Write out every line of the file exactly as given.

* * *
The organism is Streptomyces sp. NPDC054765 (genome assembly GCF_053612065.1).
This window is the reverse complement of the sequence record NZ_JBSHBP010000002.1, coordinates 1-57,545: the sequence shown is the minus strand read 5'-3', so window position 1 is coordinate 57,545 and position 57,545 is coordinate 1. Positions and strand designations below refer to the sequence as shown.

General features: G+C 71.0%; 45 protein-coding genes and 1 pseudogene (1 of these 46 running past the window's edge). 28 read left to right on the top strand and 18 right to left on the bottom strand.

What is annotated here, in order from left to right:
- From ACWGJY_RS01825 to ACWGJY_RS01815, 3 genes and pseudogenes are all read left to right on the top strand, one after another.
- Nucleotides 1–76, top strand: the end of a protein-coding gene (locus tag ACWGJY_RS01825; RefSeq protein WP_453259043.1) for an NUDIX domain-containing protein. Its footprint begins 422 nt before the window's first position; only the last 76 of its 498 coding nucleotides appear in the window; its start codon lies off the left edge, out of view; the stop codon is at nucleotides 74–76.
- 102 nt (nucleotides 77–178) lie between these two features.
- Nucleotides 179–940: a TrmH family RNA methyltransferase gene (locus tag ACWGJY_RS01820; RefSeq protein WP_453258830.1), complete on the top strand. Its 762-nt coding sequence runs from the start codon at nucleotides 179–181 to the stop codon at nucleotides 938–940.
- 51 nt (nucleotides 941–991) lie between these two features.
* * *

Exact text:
The organism is Streptomyces sp. NPDC054765 (genome assembly GCF_053612065.1).
This window is the reverse complement of the sequence record NZ_JBSHBP010000002.1, coordinates 1-57,545: the sequence shown is the minus strand read 5'-3', so window position 1 is coordinate 57,545 and position 57,545 is coordinate 1. Positions and strand designations below refer to the sequence as shown.

General features: G+C 71.0%; 45 protein-coding genes and 1 pseudogene (1 of these 46 running past the window's edge). 28 read left to right on the top strand and 18 right to left on the bottom strand.

What is annotated here, in order from left to right:
- From ACWGJY_RS01825 to ACWGJY_RS01815, 3 genes and pseudogenes are all read left to right on the top strand, one after another.
- Nucleotides 1–76, top strand: the end of a protein-coding gene (locus tag ACWGJY_RS01825; RefSeq protein WP_453259043.1) for an NUDIX domain-containing protein. Its footprint begins 422 nt before the window's first position; only the last 76 of its 498 coding nucleotides appear in the window; its start codon lies off the left edge, out of view; the stop codon is at nucleotides 74–76.
- 102 nt (nucleotides 77–178) lie between these two features.
- Nucleotides 179–940: a TrmH family RNA methyltransferase gene (locus tag ACWGJY_RS01820; RefSeq protein WP_453258830.1), complete on the top strand. Its 762-nt coding sequence runs from the start codon at nucleotides 179–181 to the stop codon at nucleotides 938–940.
- 51 nt (nucleotides 941–991) lie between these two features.